The Sex Life of the Unicorn Beetle:
A Trio of Severed Prose

by Marge Simon

The unicorn beetle, or Hercules beetle, is a particularly striking insect. Women believe it to have extraordinary powers. Once acquired, the beetle must be kept away from light. Most women hide their unicorn beetles in their panty drawers. The male has a conspicuous horn that may be as much as 2 inches long, but usually less. Unicorn beetles are rare. It is not recommended for men to explore a woman’s panty drawer without first donning heavy gloves.

Charles Boyer loved cigars. None know that better than I do because I supply his cigars. He invited me over once. We sat by his pool. A little man in furs brought us cocktails. Charles emptied the glasses into the pool and dived into the beautiful water. I will never forget it. I moved to Athens and married a gypsy named Annabelle. Her mouth is very wide. Annabelle greases her torso with chicken fat when she sunbathes. She had a fine figure, somewhat like the bouzouki. In Athens, they play the bouzouki with a plectrum held in the right hand, while pressing on the strings on the fingerboard with the fingers of the left hand. You can smoke a cigar while doing this.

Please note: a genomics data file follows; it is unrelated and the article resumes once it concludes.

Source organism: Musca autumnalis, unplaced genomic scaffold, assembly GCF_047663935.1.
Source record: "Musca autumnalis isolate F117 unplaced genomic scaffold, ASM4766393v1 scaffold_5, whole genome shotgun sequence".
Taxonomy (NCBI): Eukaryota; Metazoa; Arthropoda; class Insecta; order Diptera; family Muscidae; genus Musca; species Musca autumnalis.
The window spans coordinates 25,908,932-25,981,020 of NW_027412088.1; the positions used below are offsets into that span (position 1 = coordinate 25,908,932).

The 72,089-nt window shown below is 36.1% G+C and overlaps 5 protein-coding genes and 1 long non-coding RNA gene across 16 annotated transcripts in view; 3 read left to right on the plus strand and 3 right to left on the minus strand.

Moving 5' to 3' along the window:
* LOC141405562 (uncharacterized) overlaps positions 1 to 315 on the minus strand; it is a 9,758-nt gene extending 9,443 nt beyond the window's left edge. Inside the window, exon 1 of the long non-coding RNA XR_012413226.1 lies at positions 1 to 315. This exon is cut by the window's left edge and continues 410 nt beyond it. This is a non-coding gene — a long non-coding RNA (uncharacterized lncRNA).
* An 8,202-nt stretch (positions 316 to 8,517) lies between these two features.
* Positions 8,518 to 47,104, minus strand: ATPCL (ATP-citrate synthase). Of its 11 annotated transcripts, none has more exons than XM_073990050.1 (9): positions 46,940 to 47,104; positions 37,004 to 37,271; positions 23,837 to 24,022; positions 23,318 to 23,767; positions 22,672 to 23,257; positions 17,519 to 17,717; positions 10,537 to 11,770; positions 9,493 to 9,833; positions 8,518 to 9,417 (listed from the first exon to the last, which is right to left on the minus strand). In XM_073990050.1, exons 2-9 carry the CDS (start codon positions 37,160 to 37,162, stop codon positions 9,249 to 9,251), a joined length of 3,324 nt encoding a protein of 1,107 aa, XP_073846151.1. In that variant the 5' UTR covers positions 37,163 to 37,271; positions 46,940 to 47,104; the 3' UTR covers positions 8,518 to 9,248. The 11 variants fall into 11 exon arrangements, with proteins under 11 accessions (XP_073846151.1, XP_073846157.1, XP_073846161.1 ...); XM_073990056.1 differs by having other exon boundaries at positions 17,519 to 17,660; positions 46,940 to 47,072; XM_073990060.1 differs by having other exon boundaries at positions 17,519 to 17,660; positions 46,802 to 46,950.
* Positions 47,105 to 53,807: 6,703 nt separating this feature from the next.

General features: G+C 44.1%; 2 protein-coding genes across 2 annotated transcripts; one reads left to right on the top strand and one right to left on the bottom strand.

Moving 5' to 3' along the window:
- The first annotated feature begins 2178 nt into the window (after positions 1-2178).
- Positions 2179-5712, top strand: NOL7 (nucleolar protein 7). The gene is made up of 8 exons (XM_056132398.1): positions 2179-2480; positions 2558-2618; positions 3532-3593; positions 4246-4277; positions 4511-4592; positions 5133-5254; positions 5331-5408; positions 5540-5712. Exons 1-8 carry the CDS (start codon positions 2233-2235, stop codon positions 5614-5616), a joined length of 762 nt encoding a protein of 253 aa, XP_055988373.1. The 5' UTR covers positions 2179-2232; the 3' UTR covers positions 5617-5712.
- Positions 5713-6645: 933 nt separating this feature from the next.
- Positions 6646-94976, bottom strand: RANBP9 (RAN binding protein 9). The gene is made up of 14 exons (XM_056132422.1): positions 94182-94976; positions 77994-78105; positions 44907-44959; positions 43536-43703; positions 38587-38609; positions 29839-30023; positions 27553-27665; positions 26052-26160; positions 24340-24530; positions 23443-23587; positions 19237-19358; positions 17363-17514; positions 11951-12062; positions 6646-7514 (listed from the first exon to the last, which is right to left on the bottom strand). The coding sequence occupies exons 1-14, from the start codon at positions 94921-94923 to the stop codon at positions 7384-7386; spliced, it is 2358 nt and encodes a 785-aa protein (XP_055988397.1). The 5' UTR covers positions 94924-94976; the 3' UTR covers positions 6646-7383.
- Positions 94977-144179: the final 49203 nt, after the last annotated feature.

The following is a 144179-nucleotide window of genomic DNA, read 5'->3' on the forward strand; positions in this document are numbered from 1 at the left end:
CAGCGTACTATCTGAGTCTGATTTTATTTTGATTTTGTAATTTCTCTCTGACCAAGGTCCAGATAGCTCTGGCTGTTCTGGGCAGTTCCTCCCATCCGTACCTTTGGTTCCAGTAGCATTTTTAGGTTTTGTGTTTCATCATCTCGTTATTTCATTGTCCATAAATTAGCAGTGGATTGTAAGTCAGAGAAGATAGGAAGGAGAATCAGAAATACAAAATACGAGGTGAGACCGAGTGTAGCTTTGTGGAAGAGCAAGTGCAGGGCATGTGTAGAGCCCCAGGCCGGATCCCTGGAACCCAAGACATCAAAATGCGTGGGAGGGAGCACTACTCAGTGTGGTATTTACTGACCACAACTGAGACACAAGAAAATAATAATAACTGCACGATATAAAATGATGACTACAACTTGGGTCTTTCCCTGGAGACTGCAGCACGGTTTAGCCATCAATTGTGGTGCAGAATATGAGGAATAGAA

Suzanne is writing a letter to the president of the college. She’s mad because of the expensive outfit she had to buy to get the job. He fired her three weeks ago, but she hasn’t found a good way to tell him off. She spends most days this way, writing this letter. The floor is littered with little pieces of paper. The president of the college has his new secretary on his knee. He whispers in her ear and she slaps him gently. Outside the students are staging a protest. Something to do with the dress code.




Marge Ballif Simon free lances as a writer/poet/illustrator for genre and mainstream publications such as Strange Horizons, Flashquake, Sniplits, Vestal Review, Flash Me Magazine, The Pedestal Magazine, Dreams & Nightmares. She edits a column for the HWA Newsletter, "Blood & Spades: Poets of the Dark Side." She is the editor of Star*Line, Digest of the SF Poetry Association. In addition to her poetry, she has published two prose collections: Christina's World, Sam's Dot Publications, 2008; and Like Birds in the Rain, Sam's Dot, 2007. She won the Bram Stoker for Best Poetry Collection with Charlie Jacob, Vectors: A Week in the Death of a Planet, Dark Regions Press, 2008. A new collection, Unearthly Delights (self illustrated in color) is forthcoming from Sam's Dot Publications, 2009.